- Although I considered converting my exercise images to grayscale, I left them as colour (with one exception) I think I have managed to complete the exercises fairly well.
- Points: This really tied up with the previous section, placement and dividing the frame. It also demonstrated how to identify the relationship between points and extended to the way in which multiple points infer lines and the effect that this has on a composition.
- Horizontal and vertical lines: It was very easy to find both in man made structures. I tried to use examples to show how they divide the frame, give a sense of direction and provide stability.
- Diagonal lines: A whole exercise to themselves indicate their importance in composition. They are dynamic, they have movement and encourage the eye to move strongly in a particular direction. In conjuction with horizontal and vertical lines, they form triangles which help to group objects.
- Curves: Like diagonals, curves encourage movement but can do it in a more subtle way. They can change the direction of your eye within a frame quite gently.
- Using lines: Real lines (actual physical lines) and implied lines (those between points for example) can be used within a frame to encourage the viewer's eye to rest on the main points of a picture.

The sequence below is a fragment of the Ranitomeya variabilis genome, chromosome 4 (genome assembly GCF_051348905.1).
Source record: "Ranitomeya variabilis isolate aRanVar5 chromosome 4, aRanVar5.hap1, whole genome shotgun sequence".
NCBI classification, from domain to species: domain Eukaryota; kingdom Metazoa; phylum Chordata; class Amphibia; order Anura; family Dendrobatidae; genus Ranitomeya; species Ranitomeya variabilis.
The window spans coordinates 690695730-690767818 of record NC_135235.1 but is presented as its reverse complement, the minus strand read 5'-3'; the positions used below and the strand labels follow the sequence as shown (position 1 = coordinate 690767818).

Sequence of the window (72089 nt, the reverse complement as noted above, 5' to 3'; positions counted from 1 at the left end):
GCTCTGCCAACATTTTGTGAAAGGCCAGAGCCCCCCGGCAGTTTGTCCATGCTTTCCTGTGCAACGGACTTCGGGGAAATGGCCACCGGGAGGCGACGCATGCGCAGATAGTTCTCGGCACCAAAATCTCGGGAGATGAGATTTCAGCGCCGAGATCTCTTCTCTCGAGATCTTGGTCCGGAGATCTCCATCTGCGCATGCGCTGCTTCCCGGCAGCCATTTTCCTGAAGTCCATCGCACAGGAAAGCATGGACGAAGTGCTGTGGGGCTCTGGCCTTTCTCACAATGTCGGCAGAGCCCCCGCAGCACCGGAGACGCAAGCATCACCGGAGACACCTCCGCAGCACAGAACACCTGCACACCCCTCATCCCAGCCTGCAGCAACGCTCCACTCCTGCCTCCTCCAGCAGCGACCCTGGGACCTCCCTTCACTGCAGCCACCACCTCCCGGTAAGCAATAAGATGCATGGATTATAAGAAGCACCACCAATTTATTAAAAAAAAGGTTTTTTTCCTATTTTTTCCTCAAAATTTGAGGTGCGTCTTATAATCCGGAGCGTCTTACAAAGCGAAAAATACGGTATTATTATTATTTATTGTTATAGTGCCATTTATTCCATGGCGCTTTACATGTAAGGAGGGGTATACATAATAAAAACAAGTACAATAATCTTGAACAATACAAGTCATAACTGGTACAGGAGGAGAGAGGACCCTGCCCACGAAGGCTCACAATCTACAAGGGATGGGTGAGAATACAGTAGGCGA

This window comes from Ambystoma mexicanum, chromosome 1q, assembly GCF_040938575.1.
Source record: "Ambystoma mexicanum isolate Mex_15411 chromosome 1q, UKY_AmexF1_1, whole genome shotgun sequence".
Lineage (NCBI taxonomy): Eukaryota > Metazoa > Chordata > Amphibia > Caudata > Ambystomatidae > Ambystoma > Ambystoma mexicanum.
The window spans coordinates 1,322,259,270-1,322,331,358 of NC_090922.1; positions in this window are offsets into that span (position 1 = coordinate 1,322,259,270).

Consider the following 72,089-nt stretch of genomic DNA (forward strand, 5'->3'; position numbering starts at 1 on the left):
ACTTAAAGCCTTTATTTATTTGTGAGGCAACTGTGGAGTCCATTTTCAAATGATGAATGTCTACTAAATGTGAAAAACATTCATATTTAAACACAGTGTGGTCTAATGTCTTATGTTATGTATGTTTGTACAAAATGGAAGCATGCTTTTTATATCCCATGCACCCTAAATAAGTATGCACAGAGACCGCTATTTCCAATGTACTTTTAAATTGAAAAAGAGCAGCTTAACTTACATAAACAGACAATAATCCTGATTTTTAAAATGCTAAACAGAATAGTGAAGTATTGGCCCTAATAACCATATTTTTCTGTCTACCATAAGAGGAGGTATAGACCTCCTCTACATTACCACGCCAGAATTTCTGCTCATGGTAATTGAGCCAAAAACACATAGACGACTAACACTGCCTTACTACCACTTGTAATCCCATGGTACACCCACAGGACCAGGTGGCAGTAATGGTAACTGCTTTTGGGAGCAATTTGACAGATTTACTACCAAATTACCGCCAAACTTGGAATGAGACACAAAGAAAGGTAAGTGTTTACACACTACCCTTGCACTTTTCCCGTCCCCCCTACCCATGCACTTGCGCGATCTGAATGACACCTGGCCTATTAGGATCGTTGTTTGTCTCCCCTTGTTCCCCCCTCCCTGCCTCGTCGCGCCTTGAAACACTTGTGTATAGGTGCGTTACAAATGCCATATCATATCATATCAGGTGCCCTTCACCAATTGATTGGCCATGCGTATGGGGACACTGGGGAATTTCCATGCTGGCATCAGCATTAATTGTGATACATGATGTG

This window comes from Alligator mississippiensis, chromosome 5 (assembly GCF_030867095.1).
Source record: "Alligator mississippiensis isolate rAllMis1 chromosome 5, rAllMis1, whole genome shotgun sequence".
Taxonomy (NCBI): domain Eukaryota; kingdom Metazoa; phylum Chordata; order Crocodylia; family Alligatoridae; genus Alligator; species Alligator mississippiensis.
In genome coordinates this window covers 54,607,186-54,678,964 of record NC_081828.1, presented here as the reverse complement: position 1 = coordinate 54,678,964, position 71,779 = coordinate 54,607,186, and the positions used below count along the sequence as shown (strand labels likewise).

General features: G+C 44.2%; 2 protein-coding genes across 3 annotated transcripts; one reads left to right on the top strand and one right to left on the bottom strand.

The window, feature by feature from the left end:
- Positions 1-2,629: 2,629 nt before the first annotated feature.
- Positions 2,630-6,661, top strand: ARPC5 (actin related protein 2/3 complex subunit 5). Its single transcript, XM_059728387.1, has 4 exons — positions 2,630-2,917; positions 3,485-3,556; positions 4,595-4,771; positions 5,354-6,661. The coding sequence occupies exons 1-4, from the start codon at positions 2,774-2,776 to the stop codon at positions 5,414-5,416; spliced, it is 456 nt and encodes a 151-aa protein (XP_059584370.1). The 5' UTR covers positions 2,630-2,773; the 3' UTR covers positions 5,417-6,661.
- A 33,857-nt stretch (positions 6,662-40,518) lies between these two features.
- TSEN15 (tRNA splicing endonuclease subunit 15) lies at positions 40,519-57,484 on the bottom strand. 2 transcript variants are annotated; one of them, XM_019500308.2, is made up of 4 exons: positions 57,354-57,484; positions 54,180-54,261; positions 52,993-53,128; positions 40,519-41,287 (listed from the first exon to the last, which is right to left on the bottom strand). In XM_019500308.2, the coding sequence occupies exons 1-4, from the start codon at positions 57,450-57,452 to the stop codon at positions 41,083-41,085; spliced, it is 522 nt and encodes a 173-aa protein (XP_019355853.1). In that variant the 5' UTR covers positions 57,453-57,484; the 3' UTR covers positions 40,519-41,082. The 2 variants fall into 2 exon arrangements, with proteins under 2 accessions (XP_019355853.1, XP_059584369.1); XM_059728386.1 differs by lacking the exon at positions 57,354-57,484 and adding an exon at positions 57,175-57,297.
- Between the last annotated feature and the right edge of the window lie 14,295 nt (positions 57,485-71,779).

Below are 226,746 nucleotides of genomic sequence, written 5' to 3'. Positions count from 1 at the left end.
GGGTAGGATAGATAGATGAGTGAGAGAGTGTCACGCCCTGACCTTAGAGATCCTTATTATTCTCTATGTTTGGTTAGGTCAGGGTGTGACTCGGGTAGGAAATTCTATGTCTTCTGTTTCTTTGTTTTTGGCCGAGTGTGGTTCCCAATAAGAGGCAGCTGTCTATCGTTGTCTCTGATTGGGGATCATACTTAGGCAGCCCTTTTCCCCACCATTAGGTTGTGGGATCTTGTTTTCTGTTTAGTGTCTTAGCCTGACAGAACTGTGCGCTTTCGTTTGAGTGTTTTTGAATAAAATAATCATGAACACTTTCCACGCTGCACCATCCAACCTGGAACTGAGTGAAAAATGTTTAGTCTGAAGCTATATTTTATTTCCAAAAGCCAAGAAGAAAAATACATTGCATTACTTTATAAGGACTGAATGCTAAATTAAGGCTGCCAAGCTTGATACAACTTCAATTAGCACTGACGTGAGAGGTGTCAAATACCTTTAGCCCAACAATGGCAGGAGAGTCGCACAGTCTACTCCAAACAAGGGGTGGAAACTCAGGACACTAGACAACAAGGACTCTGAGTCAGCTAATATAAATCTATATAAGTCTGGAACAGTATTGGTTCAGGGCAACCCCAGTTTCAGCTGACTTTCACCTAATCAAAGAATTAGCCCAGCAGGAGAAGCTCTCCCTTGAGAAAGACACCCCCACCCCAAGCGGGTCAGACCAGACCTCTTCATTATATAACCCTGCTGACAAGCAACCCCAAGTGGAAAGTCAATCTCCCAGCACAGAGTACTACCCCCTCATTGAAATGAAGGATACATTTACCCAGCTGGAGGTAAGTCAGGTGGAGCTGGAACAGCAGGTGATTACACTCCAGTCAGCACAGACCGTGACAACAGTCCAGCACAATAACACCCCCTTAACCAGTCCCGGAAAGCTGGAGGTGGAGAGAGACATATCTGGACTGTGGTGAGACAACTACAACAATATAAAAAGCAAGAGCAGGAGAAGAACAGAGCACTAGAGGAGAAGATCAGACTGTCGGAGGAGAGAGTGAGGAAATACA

- Shapes: Circles and rectangles can contain (outline) and enclose a subject. Such regular shapes give stability. Light also plays a part in defining shape, strong contrast brings out shapes in a scene.
- Triangles: The most frequently occuring shapes, they can be real or implied and help to group objects together and as mentioned earlier they are very dynamic.
- Rhythm and Pattern: This exercise brought together a lot of these elements to provide patterns, both static and rhythmic, tying the elements of design together and providing an opportunity to put them into practice.
Wednesday, 30 March 2011
Part 2: Elements of Design: What have I gained from the exercises?
Taking each of the individual elements in turn for the exercises was a good way to learn about them. Sometimes it was difficult to concentrate on one element when, inevitably, other elements were present in the pictures I took for the exercises. I have summarised the main points as follows: